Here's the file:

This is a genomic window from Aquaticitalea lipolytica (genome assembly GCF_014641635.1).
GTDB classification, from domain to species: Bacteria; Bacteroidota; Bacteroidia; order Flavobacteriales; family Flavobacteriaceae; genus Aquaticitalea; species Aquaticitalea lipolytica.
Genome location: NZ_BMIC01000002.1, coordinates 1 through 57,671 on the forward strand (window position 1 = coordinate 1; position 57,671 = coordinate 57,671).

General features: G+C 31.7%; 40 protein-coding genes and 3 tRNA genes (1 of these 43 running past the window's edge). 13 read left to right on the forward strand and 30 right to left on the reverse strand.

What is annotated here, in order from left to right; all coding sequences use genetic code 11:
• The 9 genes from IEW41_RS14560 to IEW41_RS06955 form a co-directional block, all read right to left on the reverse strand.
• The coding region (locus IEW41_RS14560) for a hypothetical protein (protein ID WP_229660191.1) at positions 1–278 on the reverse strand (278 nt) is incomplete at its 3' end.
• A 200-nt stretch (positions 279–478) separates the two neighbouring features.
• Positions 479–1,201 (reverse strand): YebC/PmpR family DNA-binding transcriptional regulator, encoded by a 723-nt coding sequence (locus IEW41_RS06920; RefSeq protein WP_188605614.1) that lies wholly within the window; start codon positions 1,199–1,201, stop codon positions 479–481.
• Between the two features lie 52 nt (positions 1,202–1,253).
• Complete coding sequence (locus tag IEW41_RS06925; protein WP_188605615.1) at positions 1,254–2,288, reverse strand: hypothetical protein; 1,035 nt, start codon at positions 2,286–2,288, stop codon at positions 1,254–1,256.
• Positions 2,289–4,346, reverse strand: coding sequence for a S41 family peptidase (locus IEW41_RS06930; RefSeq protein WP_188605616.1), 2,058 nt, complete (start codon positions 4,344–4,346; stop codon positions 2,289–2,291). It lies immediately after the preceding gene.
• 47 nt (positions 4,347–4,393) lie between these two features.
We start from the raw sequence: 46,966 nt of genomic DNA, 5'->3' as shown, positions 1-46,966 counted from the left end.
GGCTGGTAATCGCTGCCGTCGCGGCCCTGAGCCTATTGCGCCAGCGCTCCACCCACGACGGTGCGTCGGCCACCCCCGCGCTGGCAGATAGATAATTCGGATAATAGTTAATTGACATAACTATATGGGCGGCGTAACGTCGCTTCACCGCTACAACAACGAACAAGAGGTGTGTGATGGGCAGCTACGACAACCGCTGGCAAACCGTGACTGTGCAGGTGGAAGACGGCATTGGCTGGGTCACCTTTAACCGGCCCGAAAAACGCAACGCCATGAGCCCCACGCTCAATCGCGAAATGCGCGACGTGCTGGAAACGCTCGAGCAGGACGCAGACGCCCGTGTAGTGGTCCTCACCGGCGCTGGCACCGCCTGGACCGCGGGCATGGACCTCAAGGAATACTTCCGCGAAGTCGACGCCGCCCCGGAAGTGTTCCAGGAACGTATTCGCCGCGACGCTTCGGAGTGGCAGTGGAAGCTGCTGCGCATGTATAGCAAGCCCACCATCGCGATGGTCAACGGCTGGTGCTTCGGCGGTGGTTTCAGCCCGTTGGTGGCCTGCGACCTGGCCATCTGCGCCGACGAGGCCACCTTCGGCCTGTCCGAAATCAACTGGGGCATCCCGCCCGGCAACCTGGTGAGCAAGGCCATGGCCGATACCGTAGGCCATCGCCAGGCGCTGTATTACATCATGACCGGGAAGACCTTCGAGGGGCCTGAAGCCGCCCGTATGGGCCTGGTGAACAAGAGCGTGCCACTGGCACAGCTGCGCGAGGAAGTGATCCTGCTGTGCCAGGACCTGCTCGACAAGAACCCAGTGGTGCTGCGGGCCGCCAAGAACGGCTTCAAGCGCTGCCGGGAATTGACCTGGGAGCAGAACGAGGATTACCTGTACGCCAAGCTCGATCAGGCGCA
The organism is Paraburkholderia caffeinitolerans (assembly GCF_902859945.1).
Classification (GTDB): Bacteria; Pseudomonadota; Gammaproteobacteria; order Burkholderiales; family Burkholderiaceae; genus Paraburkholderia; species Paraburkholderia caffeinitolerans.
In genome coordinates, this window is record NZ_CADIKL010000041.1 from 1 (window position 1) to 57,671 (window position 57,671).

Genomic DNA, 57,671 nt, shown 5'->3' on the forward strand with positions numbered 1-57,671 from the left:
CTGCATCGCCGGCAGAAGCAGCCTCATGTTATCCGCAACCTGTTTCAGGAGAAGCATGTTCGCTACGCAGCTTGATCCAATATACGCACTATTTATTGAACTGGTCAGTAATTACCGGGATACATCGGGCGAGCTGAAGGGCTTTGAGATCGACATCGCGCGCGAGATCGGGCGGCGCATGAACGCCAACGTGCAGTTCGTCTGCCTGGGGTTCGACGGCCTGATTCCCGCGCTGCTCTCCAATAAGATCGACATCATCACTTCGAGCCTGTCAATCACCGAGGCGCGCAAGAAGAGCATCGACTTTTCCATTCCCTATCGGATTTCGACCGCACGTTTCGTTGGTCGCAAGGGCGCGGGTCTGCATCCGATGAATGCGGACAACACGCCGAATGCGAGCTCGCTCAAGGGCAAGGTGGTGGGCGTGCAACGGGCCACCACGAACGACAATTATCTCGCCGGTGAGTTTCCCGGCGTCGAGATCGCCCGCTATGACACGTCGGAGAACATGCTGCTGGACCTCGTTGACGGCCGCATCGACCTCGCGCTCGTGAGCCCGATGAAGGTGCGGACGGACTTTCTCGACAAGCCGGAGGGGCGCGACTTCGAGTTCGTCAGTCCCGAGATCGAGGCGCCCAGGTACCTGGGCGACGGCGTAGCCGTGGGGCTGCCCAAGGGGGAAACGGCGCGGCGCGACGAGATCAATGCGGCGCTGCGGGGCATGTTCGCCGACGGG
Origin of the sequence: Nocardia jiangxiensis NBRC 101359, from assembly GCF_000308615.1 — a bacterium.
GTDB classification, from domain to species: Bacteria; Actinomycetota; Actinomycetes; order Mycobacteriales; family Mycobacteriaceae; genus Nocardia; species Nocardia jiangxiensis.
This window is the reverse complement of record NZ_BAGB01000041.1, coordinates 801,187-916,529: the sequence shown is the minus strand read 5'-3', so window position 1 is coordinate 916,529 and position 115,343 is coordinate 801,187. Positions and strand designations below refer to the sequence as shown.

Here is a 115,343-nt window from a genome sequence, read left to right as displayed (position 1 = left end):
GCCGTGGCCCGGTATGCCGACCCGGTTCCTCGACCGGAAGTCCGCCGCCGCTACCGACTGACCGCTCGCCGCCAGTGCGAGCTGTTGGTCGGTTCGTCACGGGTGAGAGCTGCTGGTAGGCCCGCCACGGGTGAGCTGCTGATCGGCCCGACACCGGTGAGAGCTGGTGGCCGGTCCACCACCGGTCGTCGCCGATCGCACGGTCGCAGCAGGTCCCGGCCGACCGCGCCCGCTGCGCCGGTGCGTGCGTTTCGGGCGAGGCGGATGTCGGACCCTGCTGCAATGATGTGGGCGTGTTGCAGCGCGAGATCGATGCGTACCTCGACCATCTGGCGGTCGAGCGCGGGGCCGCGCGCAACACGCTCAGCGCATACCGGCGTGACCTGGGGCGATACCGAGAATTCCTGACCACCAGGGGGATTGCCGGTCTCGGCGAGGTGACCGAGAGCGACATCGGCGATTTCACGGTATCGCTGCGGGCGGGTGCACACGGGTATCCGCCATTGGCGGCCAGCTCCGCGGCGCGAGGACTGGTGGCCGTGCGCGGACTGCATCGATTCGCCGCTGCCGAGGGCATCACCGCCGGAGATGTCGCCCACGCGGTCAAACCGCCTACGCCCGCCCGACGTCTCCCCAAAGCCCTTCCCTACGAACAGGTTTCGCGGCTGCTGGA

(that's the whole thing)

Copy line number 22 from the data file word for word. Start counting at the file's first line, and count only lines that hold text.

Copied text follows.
GTDB classification, from domain to species: Bacteria; Actinomycetota; Actinomycetes; order Mycobacteriales; family Mycobacteriaceae; genus Nocardia; species Nocardia jiangxiensis.